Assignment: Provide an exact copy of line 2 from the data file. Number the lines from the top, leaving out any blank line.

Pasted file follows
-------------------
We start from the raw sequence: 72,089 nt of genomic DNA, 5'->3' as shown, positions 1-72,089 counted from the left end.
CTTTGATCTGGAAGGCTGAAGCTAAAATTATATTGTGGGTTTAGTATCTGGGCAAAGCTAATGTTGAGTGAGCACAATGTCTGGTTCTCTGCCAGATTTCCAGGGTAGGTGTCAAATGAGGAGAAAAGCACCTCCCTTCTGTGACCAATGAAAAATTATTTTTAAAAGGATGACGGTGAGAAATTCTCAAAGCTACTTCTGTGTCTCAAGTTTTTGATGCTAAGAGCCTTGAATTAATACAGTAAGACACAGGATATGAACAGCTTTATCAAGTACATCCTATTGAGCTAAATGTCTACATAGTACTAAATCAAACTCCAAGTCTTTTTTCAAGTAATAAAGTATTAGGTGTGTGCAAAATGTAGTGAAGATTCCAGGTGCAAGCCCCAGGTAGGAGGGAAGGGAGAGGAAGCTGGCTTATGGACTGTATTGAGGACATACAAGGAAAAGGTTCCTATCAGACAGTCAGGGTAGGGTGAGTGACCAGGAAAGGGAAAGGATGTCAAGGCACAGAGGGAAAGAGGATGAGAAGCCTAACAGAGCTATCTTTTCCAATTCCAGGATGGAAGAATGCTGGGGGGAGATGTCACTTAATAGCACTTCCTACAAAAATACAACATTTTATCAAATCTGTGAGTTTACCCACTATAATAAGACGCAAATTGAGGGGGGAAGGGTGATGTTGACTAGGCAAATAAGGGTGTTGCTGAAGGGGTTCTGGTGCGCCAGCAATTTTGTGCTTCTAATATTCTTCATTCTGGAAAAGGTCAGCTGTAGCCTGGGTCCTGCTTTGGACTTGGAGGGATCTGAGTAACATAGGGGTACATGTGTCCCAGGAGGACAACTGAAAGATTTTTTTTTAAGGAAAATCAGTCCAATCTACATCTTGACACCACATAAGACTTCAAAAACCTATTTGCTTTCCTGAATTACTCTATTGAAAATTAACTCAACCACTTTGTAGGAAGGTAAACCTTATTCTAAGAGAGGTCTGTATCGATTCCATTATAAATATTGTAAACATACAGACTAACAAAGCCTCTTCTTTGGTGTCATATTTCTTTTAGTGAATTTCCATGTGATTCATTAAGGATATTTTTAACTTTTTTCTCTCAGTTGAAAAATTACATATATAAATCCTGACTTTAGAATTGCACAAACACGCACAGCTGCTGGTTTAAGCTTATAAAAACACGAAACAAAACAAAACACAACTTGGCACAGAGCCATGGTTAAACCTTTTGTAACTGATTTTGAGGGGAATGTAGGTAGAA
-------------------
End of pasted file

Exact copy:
CTTTGATCTGGAAGGCTGAAGCTAAAATTATATTGTGGGTTTAGTATCTGGGCAAAGCTAATGTTGAGTGAGCACAATGTCTGGTTCTCTGCCAGATTTCCAGGGTAGGTGTCAAATGAGGAGAAAAGCACCTCCCTTCTGTGACCAATGAAAAATTATTTTTAAAAGGATGACGGTGAGAAATTCTCAAAGCTACTTCTGTGTCTCAAGTTTTTGATGCTAAGAGCCTTGAATTAATACAGTAAGACACAGGATATGAACAGCTTTATCAAGTACATCCTATTGAGCTAAATGTCTACATAGTACTAAATCAAACTCCAAGTCTTTTTTCAAGTAATAAAGTATTAGGTGTGTGCAAAATGTAGTGAAGATTCCAGGTGCAAGCCCCAGGTAGGAGGGAAGGGAGAGGAAGCTGGCTTATGGACTGTATTGAGGACATACAAGGAAAAGGTTCCTATCAGACAGTCAGGGTAGGGTGAGTGACCAGGAAAGGGAAAGGATGTCAAGGCACAGAGGGAAAGAGGATGAGAAGCCTAACAGAGCTATCTTTTCCAATTCCAGGATGGAAGAATGCTGGGGGGAGATGTCACTTAATAGCACTTCCTACAAAAATACAACATTTTATCAAATCTGTGAGTTTACCCACTATAATAAGACGCAAATTGAGGGGGGAAGGGTGATGTTGACTAGGCAAATAAGGGTGTTGCTGAAGGGGTTCTGGTGCGCCAGCAATTTTGTGCTTCTAATATTCTTCATTCTGGAAAAGGTCAGCTGTAGCCTGGGTCCTGCTTTGGACTTGGAGGGATCTGAGTAACATAGGGGTACATGTGTCCCAGGAGGACAACTGAAAGATTTTTTTTTAAGGAAAATCAGTCCAATCTACATCTTGACACCACATAAGACTTCAAAAACCTATTTGCTTTCCTGAATTACTCTATTGAAAATTAACTCAACCACTTTGTAGGAAGGTAAACCTTATTCTAAGAGAGGTCTGTATCGATTCCATTATAAATATTGTAAACATACAGACTAACAAAGCCTCTTCTTTGGTGTCATATTTCTTTTAGTGAATTTCCATGTGATTCATTAAGGATATTTTTAACTTTTTTCTCTCAGTTGAAAAATTACATATATAAATCCTGACTTTAGAATTGCACAAACACGCACAGCTGCTGGTTTAAGCTTATAAAAACACGAAACAAAACAAAACACAACTTGGCACAGAGCCATGGTTAAACCTTTTGTAACTGATTTTGAGGGGAATGTAGGTAGAA